Happy Hump Day!
In previous posts from about a month or so ago, I mentioned researching connections between food and sex. I have (as I said) found a few somewhat interesting items, but nothing really directly about what I’m searching for. This doesn’t mean there isn’t anything (though there really might not be) it just means I haven’t -at this point- found anything and I will keep looking. If there isn’t anything at the end of my search, I may wind up having a rather useful topic to write extensively about, given where so many different points intersect -both directly and indirectly.
While I haven’t found what it is that I’m looking for exactly, I have found other things…some interesting, some tucked into the card file cabinet of my brain called “Repository of Useless Information.” Such as…
Did you know that the development and production of Crisco was originally intended for making raw material for soap?! Seriously…soap! The word “Crisco” is a modification of the words “crystallized cottonseed oil” — and at around the turn of the 20th century, different vegetables and such were being experimented with for things to make other things. Of course, anyone who has ever watched “Fight Club” understands the rudimentary idea behind the connection between fat and soap-making. Still…Crisco ended up outpacing lard (in sales and use), and wound up becoming the “healthier” product because, you know, vegetables or something.
Turns out, though, lard and other marbled animal fat contains Vitamin D…and with the increased use of Crisco, and the eventual push for consuming leaner meats (and better still, poultry & fish), Vitamin D ended up having to be put into something else …which, as most of us who consume dairy products know, the milk most of us purchase in the supermarkets is fortified with Vitamin D.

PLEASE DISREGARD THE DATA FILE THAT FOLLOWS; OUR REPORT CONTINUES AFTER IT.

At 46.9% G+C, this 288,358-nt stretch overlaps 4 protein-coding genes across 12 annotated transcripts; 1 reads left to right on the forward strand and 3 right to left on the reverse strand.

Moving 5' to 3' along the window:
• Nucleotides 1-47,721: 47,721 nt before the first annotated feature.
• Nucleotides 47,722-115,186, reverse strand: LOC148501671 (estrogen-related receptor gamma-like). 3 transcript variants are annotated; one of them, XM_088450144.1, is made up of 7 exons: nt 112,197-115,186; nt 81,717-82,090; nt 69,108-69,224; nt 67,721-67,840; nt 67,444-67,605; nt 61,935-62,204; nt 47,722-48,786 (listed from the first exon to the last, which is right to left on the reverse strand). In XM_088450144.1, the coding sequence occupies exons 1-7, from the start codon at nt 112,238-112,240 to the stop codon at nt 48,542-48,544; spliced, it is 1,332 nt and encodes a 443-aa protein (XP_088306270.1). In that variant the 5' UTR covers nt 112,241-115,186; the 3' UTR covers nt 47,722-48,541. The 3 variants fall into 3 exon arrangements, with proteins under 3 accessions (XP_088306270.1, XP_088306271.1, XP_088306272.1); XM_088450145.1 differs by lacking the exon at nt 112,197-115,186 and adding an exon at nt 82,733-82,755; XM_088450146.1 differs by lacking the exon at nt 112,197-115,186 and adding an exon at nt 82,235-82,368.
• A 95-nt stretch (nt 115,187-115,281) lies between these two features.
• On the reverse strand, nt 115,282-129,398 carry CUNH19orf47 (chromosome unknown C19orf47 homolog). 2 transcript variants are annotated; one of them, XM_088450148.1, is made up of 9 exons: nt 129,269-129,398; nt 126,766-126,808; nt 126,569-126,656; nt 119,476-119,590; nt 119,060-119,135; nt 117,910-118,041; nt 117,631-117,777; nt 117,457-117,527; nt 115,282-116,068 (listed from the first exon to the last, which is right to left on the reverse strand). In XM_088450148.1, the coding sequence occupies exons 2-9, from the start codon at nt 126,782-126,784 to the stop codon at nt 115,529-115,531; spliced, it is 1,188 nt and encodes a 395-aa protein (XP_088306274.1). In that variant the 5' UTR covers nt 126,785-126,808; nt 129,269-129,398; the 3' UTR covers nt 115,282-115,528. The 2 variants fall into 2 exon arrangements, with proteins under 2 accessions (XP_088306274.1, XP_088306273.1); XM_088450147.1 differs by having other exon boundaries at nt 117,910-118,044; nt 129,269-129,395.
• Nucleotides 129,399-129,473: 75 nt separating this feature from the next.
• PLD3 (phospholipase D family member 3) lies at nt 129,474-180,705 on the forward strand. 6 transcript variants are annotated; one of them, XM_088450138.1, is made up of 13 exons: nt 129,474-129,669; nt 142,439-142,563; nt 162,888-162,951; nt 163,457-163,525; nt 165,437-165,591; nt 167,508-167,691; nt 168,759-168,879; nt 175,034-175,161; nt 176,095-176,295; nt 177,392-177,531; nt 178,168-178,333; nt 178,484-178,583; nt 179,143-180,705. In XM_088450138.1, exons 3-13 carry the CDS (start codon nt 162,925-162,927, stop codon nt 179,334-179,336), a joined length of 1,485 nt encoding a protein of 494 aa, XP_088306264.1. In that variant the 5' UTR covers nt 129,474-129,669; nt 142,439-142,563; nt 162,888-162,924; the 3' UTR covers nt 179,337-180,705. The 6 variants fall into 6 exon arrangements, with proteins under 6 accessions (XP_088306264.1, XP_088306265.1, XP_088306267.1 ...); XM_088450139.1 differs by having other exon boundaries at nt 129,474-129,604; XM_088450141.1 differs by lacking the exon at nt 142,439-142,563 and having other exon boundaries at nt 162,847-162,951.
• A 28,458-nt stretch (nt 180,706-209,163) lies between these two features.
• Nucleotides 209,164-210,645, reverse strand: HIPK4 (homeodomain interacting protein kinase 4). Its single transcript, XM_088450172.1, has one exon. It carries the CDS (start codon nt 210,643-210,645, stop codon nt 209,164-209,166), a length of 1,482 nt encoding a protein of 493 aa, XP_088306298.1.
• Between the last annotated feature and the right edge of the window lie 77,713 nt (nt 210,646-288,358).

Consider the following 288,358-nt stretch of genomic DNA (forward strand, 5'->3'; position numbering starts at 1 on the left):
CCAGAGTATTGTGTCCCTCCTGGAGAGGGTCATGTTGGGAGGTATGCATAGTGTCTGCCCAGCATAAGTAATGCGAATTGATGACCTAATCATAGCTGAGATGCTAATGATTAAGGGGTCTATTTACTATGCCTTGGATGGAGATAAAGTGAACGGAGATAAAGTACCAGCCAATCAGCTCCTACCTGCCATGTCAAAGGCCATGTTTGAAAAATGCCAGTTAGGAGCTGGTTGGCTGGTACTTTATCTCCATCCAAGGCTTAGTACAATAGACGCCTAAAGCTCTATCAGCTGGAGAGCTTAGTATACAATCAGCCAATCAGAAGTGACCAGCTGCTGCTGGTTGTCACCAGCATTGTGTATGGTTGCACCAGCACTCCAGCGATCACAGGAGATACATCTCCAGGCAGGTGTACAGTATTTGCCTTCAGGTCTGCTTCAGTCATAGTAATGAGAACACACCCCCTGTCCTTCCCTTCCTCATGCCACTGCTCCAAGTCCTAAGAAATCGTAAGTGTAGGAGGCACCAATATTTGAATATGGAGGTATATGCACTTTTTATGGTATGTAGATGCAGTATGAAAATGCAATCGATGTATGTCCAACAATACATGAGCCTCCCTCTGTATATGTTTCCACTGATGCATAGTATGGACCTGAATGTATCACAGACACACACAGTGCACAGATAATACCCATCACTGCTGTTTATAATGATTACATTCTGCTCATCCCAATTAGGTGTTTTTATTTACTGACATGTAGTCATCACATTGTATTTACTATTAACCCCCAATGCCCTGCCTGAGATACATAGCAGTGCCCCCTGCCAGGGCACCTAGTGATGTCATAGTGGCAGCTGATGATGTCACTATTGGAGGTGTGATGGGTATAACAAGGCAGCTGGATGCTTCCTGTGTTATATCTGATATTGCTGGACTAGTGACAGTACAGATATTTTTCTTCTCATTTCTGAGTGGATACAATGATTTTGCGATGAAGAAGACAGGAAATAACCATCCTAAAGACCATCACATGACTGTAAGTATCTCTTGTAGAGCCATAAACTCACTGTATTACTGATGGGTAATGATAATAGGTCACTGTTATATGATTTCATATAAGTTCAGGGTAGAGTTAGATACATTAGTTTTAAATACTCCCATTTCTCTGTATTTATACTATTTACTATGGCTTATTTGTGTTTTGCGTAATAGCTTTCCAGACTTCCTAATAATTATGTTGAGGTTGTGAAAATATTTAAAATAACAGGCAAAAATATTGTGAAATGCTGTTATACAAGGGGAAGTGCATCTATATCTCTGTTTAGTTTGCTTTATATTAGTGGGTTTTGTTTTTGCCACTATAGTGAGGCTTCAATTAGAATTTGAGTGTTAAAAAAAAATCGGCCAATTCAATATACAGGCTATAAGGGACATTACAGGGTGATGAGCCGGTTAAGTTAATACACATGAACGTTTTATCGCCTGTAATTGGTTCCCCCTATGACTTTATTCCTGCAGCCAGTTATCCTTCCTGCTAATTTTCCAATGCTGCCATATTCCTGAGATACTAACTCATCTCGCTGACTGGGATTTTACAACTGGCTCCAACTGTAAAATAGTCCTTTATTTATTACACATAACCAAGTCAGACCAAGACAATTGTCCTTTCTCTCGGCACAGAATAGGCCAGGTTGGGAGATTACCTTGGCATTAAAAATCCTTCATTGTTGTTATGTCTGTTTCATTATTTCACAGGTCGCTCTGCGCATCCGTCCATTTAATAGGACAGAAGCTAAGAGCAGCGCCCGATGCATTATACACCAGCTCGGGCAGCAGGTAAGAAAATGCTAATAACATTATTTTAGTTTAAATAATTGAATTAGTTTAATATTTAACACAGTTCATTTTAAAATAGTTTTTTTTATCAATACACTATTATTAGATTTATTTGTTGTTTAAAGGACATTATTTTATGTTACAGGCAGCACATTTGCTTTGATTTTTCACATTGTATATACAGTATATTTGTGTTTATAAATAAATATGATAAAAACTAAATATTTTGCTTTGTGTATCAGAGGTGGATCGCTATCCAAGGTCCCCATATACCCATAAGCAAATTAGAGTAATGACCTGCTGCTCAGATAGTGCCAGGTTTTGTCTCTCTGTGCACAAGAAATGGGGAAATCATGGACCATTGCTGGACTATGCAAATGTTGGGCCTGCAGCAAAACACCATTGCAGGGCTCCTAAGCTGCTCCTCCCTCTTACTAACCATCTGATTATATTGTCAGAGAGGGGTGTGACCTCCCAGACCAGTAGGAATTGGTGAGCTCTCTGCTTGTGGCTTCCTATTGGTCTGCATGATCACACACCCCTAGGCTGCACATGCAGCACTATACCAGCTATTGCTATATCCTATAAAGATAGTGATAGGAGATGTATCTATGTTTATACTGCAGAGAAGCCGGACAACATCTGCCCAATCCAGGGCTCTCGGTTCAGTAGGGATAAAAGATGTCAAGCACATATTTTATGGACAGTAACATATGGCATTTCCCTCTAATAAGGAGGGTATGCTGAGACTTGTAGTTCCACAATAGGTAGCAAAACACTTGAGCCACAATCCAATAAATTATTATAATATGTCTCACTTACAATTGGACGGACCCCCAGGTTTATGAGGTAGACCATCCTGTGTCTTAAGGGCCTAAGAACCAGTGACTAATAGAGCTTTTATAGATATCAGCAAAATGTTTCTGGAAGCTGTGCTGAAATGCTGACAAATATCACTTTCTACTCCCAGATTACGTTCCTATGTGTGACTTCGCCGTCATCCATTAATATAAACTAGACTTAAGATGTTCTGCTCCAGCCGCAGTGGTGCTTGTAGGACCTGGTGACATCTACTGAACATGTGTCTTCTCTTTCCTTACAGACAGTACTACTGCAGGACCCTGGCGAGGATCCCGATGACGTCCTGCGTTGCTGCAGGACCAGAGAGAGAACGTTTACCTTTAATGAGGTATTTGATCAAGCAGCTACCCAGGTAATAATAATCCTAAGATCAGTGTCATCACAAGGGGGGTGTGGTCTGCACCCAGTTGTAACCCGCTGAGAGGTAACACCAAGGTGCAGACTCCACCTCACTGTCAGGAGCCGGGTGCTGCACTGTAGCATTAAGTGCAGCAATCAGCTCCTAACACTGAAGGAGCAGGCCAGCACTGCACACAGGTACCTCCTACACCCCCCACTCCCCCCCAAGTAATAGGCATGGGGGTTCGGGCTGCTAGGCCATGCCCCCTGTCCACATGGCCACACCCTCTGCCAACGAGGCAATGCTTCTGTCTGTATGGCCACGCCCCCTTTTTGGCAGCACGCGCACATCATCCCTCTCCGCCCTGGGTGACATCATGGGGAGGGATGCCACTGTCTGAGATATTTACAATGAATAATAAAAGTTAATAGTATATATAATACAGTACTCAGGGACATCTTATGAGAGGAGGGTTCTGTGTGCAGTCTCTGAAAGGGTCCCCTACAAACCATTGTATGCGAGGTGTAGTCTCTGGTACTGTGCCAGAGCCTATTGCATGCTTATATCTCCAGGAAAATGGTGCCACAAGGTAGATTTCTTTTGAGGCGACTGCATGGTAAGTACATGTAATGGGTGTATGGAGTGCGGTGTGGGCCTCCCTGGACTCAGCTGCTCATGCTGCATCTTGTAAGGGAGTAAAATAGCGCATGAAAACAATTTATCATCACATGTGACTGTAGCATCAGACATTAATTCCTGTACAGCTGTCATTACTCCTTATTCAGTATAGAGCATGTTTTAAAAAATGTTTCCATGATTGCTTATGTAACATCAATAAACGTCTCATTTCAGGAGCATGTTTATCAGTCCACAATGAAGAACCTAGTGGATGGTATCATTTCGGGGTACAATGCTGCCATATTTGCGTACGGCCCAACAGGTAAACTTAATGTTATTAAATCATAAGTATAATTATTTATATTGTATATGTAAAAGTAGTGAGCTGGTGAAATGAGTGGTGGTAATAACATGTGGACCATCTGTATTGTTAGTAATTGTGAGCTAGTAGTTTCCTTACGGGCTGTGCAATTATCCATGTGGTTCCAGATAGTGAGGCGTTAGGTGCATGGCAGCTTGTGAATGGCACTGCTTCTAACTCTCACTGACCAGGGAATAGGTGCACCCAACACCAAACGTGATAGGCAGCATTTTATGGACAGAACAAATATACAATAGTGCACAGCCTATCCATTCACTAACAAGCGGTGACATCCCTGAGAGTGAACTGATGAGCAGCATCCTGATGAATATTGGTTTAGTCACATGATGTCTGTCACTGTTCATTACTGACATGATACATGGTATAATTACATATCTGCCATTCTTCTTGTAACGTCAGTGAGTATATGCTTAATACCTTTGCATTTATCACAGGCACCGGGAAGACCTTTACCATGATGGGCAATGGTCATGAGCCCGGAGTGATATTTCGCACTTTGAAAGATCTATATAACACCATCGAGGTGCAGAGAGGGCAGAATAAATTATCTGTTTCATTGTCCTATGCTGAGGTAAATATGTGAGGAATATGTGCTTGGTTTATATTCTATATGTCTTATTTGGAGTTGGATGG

That’s what I mean by “useless information.” None of that is anything particularly really helpful or meaningful to anyone…at least I don’t know how it would be at this point. Still, it’s interesting stuff…to me…and so I file it away.
Anyway, I came across the Crisco information as a result of two things. First, a discussion with a friend of mine about lard versus vegetable shortening (specifically with respect to baking a type of cookie I had never baked before), and whether or not using lard would make any difference (since I did not have any Crisco on hand). Second, in connection with my recent entries here about fat shaming, I decided to look into a couple of different comparative items in women’s history in diet/fashion between the 1940s/50s/60s and today, and wound up writing this
. Yes, that little note is public, so if you’re interested in where my thoughts went, feel free to click through and read. I find the comparisons between the generations very interesting and relevant to our lives today (especially as women), but really, that isn’t what today’s entry is about. Oh, and it may be useful to see where my thoughts went if any of the thoughts shared in the next portion of this blog seem disconnected.
While I’m still not finding what I’m looking for specifically with respect to the food/sex connection (and I know they are connected, seeing as they are both essential human needs), I’m seeing something of an indirect connection between “idealized” physical beauty (specifically in women) connected directly with diet (and exercise)…and that is undoubtedly connected with sex. The main thrust of my linked note above is that women today are (socially) held to a rather unrealistic standard of perceived perfection (by whom?) in order to be considered attractive (oh, and “healthy”, but I’ve covered that in previous posts already). And while several of the “Do’s & Don’t’s” in the suggestions “For Every Age” contain basic common sense ideas with respect to healthy eating…the premise is not healthy eating, really…or even health. The idea is weight loss, and being as thin as possible while fitting as closely as possible into “the correct bust, waist, hip and ankle measurements” defined as the “graceful, perfectly proportioned” figure…